Avoiding & Treating Dehydration in Children

To support continuity of care, One Pediatrics practices routinely follow up with patients seen in a hospital setting. In recent months, we’ve noted an increase in the number of pediatric patients treated for dehydration in the emergency room. With this data in mind, we hope to reduce the frequency of children needing urgent treatment.

While dehydration isn’t uncommon as a symptom of other illnesses, it’s not usually an ailment by itself. Kids become dehydrated after prolonged fevers, vomiting, diarrhea, or even simply from not taking in enough fluids while they feel unwell, over-exercise, or overheat.


On a normal daily basis, children are more susceptible to dehydration than adults. They have faster metabolisms and a higher ratio of body surface area to weight, are often on the move, and don’t regularly think about their fluid needs. Kids should have water always accessible during the day, even if they’re relaxed. Consistent intake will help prevent an imbalance once they’re active. The American Academy of Pediatrics says children ages 1-3 years need approximately 4 cups of beverages per day, including water or milk. During ages 4-8, increase the amount to about 5 cups, and 7-8 cups for older kids. During exercise, kids should hydrate at least every 20 minutes.

When illness strikes, especially gastrointestinal viruses, children may not be interested in fluids or struggle to keep them down. If the child is vomiting, offer small sips of water or ice cubes until they can tolerate an ounce of fluid in one hour, then increase to 2 ounces the following hour, 3 ounces the next, etc. Be careful with sports drinks like Gatorade—they contain electrolytes but also lots of sugar that can make diarrhea worse. Sugar in general should be limited, but you can offer a 1:1 mix of juice and water if necessary. Artificial sweeteners are also known to cause further stomach upset.

Any illness can lead to dehydration if a child isn’t taking in enough fluids. Kids with sore throats, for example, may avoid consuming anything because it’s uncomfortable. Flu, Covid-19, or even a common cold may simply cause so much fatigue that a child misses water breaks because they’re sleepy. You can offer fruit-based popsicles for raw throats, or water-heavy foods like soup, applesauce, melon, etc.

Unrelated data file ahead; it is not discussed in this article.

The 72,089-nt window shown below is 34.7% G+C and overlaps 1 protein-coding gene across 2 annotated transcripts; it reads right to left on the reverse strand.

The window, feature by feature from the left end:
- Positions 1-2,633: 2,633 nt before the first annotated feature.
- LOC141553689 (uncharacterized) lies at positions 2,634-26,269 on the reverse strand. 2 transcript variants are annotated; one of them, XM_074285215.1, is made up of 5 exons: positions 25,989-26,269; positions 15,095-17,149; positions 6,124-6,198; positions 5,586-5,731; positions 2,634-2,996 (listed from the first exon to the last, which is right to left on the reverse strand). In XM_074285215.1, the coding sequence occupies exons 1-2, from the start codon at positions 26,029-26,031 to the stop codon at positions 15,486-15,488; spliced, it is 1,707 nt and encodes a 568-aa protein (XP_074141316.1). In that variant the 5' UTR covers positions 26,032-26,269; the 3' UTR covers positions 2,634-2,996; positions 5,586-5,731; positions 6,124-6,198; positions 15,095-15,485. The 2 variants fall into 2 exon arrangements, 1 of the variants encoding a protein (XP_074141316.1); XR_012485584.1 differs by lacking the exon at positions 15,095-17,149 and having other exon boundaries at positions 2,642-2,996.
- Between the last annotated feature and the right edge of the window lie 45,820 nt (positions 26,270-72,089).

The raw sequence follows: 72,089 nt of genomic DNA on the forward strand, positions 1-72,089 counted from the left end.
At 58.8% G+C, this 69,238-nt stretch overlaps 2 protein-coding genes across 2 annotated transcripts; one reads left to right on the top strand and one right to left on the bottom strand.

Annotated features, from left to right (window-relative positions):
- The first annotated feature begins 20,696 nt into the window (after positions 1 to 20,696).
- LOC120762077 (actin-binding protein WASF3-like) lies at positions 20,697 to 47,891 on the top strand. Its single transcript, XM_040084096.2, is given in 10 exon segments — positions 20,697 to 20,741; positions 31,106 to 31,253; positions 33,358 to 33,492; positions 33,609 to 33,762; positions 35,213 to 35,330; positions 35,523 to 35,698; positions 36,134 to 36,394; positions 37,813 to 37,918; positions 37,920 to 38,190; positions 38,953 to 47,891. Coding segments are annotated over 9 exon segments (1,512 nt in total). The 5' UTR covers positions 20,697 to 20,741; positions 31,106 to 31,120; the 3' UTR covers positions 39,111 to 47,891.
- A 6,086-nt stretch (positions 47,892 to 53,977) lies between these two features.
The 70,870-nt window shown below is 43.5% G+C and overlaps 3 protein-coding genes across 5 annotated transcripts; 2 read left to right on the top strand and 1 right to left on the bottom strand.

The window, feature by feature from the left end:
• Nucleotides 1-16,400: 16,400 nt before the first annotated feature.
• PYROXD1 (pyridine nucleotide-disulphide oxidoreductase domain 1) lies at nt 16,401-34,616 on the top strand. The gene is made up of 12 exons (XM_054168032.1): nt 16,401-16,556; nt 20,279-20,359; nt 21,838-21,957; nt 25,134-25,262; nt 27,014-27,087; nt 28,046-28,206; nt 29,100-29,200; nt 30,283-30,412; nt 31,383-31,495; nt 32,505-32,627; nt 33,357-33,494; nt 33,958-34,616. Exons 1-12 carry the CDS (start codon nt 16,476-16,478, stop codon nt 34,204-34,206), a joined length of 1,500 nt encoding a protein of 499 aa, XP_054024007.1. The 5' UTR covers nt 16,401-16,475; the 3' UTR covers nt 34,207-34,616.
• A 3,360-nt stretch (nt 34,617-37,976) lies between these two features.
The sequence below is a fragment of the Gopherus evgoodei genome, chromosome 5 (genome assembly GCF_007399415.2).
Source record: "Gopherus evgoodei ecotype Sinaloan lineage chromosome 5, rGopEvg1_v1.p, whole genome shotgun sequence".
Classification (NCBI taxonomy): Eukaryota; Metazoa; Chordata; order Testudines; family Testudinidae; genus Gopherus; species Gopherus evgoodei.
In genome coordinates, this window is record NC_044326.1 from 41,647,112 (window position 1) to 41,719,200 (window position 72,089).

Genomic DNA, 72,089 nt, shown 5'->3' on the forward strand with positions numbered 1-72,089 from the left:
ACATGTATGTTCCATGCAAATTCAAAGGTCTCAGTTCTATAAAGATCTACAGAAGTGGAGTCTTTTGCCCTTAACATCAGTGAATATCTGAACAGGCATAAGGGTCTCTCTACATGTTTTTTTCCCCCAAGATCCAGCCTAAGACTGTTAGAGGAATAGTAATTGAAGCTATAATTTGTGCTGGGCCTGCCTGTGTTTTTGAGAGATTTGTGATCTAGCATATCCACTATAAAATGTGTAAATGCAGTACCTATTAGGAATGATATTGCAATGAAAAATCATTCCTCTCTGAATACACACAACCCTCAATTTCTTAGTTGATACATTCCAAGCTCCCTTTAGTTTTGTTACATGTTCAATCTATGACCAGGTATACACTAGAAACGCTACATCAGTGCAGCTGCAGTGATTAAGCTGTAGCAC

By knowing the signs of dehydration, you can address it before it becomes severe. The most common signs in babies are fewer wet diapers (normally 6-8 per day), extra sleepiness, sunken soft spot (fontanelle) on top of their head, and no tears when crying.

Even after a child can communicate their needs and/or recognize thirst, they might be easily distracted from taking a water break or picky about what they want to drink. Symptoms of dehydration include dry/sticky lips and mouth, irritability, dark urine, and flushed skin. Older kids and adolescents will experience these same symptoms, plus headaches, lightheadedness, and cramps.

Severe dehydration can trigger a rapid heart rate, extreme fatigue, confusion, and unresponsiveness. If your child is experiencing these symptoms, seek immediate medical attention. Heat stroke, when the body’s core temperature is dangerously high, will cause these symptoms. 


On a typical day, make sure all kids over age 1 have consistent access to water. Ideally, kids should have a water bottle at school every day and on family outings. Babies under 6 months should drink breast milk or formula only, and 6 months to 1 year should have one cup of water per day in addition to their milk/formula intake.

If your child is sick and dehydration is a concern, contact your pediatrician’s office right away. Do not give kids any medication (like anti-nausea or anti-diarrhea medicines) unless directed or prescribed. Your doctor can also provide guidance on proper amounts of electrolyte solution (Pedialyte) and fever management.

Severe dehydration is treated with IV fluids in a hospital setting, bypassing the need to take in liquids by mouth, and may also require prescription medication to treat the cause.

If you’re ever concerned about your child’s hydration level, whether they’re well or sick, let your pediatrician know. Dehydration is highly manageable until it becomes a serious problem, and our providers have years of experience treating habitual or illness-based symptoms. We will also help with next steps if it’s time to seek hospital-level treatment.